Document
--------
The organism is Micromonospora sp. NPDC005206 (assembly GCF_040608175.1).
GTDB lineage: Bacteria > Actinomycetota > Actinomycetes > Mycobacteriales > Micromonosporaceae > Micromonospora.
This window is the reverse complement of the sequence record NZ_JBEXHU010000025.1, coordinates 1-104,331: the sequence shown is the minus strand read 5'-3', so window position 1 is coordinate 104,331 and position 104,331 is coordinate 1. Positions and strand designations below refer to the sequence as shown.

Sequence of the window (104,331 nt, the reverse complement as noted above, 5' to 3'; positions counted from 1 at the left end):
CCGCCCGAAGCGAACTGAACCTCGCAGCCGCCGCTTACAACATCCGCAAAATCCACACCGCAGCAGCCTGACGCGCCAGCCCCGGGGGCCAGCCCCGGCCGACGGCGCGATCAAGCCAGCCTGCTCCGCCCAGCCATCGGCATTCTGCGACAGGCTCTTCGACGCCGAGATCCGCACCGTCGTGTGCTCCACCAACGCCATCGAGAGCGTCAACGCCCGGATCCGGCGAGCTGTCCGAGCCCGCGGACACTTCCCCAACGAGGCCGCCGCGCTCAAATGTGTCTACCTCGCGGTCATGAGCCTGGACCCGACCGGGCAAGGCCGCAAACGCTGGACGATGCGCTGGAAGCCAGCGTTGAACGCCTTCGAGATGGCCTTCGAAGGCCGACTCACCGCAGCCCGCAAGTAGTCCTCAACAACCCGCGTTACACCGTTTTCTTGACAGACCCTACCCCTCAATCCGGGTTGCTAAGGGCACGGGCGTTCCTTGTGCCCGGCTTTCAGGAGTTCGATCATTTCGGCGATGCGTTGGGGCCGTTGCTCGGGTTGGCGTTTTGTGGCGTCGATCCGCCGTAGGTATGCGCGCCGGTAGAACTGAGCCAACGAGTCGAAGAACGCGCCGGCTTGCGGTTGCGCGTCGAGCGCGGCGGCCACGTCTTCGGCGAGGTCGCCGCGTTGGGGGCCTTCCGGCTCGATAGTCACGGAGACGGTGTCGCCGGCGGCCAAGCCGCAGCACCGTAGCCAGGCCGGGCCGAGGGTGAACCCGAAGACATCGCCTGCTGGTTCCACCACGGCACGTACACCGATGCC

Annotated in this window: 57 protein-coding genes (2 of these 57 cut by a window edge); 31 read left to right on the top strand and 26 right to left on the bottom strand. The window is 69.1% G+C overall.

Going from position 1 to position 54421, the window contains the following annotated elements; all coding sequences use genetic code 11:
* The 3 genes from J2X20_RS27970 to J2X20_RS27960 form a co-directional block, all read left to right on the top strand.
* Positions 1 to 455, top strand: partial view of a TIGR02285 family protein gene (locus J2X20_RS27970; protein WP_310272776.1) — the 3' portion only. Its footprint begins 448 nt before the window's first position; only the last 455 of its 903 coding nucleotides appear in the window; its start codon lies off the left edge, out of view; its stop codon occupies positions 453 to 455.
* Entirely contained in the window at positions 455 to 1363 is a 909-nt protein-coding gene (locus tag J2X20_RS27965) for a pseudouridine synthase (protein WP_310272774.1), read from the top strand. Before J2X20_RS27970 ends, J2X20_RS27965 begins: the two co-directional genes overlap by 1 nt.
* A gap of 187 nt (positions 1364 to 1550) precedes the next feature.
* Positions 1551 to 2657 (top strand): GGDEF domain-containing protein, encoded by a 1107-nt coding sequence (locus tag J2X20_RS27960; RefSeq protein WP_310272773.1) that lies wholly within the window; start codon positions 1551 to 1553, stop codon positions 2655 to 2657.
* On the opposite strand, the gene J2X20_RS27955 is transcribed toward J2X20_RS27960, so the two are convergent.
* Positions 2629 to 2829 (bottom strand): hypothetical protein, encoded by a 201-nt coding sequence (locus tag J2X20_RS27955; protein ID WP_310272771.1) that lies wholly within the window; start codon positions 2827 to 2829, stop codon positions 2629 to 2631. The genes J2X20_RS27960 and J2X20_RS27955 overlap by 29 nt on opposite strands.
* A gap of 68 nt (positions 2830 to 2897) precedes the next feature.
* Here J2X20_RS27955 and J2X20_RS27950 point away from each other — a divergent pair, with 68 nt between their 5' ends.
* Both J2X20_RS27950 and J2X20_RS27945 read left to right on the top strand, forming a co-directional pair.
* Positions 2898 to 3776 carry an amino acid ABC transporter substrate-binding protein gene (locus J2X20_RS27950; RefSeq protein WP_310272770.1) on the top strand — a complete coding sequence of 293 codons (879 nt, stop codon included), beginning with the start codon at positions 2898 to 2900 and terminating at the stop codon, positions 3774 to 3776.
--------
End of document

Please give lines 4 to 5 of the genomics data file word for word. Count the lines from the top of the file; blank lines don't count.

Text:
Sequence of the window (104,331 nt, the reverse complement as noted above, 5' to 3'; positions counted from 1 at the left end):
CCGCCCGAAGCGAACTGAACCTCGCAGCCGCCGCTTACAACATCCGCAAAATCCACACCGCAGCAGCCTGACGCGCCAGCCCCGGGGGCCAGCCCCGGCCGACGGCGCGATCAAGCCAGCCTGCTCCGCCCAGCCATCGGCATTCTGCGACAGGCTCTTCGACGCCGAGATCCGCACCGTCGTGTGCTCCACCAACGCCATCGAGAGCGTCAACGCCCGGATCCGGCGAGCTGTCCGAGCCCGCGGACACTTCCCCAACGAGGCCGCCGCGCTCAAATGTGTCTACCTCGCGGTCATGAGCCTGGACCCGACCGGGCAAGGCCGCAAACGCTGGACGATGCGCTGGAAGCCAGCGTTGAACGCCTTCGAGATGGCCTTCGAAGGCCGACTCACCGCAGCCCGCAAGTAGTCCTCAACAACCCGCGTTACACCGTTTTCTTGACAGACCCTACCCCTCAATCCGGGTTGCTAAGGGCACGGGCGTTCCTTGTGCCCGGCTTTCAGGAGTTCGATCATTTCGGCGATGCGTTGGGGCCGTTGCTCGGGTTGGCGTTTTGTGGCGTCGATCCGCCGTAGGTATGCGCGCCGGTAGAACTGAGCCAACGAGTCGAAGAACGCGCCGGCTTGCGGTTGCGCGTCGAGCGCGGCGGCCACGTCTTCGGCGAGGTCGCCGCGTTGGGGGCCTTCCGGCTCGATAGTCACGGAGACGGTGTCGCCGGCGGCCAAGCCGCAGCACCGTAGCCAGGCCGGGCCGAGGGTGAACCCGAAGACATCGCCTGCTGGTTCCACCACGGCACGTACACCGATGCC